Thursday, February 19, 2009

World War II Flying Tigers (飛虎) "Pappy"

Flying Tigers (Fei Hu 飛虎) was the popular name of the 1st American Volunteer Group (AVG) of the Chinese Air Force in 1941 and 1942. In essence, the group was a private military contractor, although the volunteers have also been called mercenaries. They were former United States Army (USAAF), Navy (USN), and Marine Corps (USMC) pilots and ground crew, recruited under Presidential sanction and commanded by Claire Lee Chennault. The group consisted of three fighter squadrons flying the Curtiss P-40 fighter aircraft. It trained in Burma before the American entry into World War II with the intention of defending China against Japanese forces. In 30 weeks of battle the Tigers downed over 100 Japanese planes and lost but 14 of their own.

AVG fighter aircraft were painted with a large shark face on the front of the aircraft. About the same time, the AVG was dubbed "The Flying Tigers" by their Washington support group, called China Defense Supplies. The Tigers' shark-faced fighters remain among the most recognizable of any individual combat aircraft of World War II. The “Flying Tiger” insignia was created by the Walt Disney Company.

Action Unique released this World War II era Flying Tigers uniform set which consisted of a US Navy Flight suit and belt with buckle, leather flying jacket with First Air Commands Group and "Hell's Angel" insignia of the 3rd Pursuit Squadron (AVG), blood chit on back, White Silk Scarf with red stamp of Generalissimo Chiang Kai-shek, brown leather boots, Smith & Wesson "Victory" Model 0.38 caliber revolver in shoulder holster, Browning High Power (HP) automatic pistol in hip holster on service/pistol belt, tan Overseas Cap with National Chinese "Sun" insignia, Flight Helmet (Type A-8), Flight Goggles (Type B-7) and aviator's kit bag/flight bag.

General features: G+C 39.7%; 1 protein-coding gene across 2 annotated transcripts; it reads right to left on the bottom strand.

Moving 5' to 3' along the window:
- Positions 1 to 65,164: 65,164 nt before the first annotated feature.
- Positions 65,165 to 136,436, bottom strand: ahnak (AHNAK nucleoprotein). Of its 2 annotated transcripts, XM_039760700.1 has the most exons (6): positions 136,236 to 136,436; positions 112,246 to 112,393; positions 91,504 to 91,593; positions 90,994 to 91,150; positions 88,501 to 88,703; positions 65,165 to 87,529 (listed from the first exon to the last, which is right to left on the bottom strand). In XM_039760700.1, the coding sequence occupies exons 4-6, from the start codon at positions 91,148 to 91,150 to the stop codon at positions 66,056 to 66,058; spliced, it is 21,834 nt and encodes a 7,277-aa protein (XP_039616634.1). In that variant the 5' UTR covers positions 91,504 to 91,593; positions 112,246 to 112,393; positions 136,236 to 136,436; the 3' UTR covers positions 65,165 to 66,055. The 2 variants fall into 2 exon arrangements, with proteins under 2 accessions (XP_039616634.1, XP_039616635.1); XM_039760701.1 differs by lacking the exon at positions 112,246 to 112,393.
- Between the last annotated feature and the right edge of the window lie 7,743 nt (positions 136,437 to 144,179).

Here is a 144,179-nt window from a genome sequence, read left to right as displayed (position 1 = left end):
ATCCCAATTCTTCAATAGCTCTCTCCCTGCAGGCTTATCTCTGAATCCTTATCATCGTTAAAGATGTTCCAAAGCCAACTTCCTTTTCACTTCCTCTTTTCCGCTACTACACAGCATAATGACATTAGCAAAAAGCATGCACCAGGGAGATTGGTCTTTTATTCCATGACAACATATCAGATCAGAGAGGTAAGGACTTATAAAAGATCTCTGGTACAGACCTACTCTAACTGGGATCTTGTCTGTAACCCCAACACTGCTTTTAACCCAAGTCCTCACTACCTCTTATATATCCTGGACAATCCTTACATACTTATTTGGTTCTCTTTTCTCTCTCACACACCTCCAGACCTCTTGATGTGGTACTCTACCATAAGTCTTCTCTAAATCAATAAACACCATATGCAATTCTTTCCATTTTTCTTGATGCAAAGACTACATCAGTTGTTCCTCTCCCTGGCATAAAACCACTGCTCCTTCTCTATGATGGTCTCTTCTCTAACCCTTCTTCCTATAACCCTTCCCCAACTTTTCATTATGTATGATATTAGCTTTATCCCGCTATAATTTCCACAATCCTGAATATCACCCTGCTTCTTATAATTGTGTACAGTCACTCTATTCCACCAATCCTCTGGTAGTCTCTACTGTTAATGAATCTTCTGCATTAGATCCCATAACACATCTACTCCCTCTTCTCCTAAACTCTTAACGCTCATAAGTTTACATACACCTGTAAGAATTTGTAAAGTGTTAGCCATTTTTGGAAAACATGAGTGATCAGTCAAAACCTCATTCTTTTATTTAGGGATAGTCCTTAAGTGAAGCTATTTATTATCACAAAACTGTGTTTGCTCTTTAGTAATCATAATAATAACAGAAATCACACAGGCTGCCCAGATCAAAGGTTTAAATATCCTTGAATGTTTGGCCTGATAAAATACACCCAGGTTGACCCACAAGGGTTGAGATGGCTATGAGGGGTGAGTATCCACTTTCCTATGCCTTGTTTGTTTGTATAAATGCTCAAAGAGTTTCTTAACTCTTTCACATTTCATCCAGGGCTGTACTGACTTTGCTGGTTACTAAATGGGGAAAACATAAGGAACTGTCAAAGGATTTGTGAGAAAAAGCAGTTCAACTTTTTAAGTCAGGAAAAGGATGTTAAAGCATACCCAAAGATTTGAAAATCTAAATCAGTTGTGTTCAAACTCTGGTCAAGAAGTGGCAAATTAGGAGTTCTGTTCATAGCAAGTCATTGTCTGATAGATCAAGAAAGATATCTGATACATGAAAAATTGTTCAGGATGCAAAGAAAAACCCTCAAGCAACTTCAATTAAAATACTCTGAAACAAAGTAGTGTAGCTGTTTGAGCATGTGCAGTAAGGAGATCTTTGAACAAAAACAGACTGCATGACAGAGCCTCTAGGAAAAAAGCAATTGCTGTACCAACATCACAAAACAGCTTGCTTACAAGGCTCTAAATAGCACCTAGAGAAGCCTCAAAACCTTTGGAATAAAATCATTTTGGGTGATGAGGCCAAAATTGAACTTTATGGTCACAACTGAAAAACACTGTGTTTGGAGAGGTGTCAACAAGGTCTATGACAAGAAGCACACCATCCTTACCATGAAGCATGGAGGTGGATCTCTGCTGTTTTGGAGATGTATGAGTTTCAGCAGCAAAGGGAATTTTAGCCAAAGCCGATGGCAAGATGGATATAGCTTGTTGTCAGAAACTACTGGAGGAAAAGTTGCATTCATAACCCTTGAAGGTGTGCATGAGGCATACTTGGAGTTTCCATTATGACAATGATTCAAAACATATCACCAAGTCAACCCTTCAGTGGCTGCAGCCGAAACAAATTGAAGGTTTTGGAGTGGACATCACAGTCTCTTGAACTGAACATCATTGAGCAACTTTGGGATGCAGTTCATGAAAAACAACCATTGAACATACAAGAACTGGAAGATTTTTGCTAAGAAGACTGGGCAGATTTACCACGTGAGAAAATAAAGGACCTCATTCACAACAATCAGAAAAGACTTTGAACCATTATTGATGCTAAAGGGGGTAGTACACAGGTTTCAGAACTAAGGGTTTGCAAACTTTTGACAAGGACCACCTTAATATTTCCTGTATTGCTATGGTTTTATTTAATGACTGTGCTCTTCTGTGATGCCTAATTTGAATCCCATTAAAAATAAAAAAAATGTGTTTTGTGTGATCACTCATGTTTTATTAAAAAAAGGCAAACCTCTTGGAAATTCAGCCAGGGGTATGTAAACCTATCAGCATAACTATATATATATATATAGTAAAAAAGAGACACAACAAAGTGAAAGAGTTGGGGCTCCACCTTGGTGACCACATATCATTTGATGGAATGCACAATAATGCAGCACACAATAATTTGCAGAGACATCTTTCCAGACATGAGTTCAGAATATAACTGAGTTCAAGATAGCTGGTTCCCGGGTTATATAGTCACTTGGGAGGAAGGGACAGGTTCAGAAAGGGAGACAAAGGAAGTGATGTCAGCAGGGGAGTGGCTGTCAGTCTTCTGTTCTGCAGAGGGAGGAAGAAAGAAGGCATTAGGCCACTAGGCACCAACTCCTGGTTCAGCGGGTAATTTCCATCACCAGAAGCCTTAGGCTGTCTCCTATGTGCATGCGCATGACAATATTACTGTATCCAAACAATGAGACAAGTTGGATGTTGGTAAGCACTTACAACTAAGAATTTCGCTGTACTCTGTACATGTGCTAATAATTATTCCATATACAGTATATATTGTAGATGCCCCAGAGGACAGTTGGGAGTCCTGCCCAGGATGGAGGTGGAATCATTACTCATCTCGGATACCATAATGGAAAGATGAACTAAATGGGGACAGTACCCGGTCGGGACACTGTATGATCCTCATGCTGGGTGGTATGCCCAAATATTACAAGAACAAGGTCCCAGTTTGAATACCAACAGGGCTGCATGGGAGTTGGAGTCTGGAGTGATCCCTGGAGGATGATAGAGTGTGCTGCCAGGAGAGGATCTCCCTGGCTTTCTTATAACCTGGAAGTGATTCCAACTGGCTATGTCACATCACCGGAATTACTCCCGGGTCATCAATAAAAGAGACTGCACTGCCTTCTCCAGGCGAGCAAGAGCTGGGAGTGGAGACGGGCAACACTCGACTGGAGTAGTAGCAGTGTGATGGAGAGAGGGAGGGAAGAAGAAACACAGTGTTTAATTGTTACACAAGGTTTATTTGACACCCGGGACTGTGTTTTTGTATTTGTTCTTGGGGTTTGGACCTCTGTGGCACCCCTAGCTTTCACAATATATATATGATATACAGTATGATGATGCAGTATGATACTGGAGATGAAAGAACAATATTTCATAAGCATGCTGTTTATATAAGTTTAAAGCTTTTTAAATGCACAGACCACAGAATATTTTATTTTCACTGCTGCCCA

"Pappy's" one-piece flight suit with pistol belt, Browning High Power (HP) automatic pistol in hip holster

A close-up view of the inside of his leather jacket

Overseas Cap with National Chinese "Sun" insignia and aviator's kit bag/flight bag with China-Burma-India (CBI) Command insignia and 14th Air Force insignia

Note the China-Burma-India (CBI) Command insignia on the left sleeve of his jacket

A faithful reproduction of the “blood chit” issued to the American Volunteer Group (Flying Tigers) pilots. The Chinese characters read: “This foreign person has come to China to help in the war effort. Soldiers and civilians, one and all, should rescue, protect and provide him medical care.”

"Pappy" with his Type A-8 flight helmet and Type B-7 flight goggles

MAJ Gregory “Pappy” Boyington was discharged from the AVG in April 1942 and returned to active duty with the US Marine Corps. He went on to command the successful “Black Sheep” Squadron in the Solomon Islands, an outfit with many similarities to the Flying Tigers, and was one of two AVG veterans (the other being James H. Howard of the USAAF) to be awarded the Medal of Honor. From 1976 to 1978, Robert Conrad (the original Secret Service agent James West in the 1965 to 1969 "The Wild Wild West" TV series) portrayed MAJ Greg "Pappy" Boyington in the "Baa Baa Black Sheep" (later syndicated as "Black Sheep Squadron") TV series flying the F4U Corsair.

Another movie, "Flying Tigers" was a 1942 black-and-white film starring John Wayne as "Pappy", one of the mercenary fighter pilots fighting the Japanese in China. Actual combat footage were shown in some scenes.


Jacquie Ream said...

Hi there! I just wanted to say thanks for this post! I'm a WWII history buff, and I wrote a novel about a Flying Tigers pilot, but I never would have guessed there was an action figure made!

alex teo said...

Hi Jacquie, you're most welcome :) In fact, there were at least two made. This one and another by Dragon, link here. Thanks for visiting

Jacquie Ream said...

It's so much fun to see those when I had no idea the action figures even existed! Are they hard to find?

alex teo said...

once in a while, you do see them on ebay (usually the one by Dragon Models, see link below)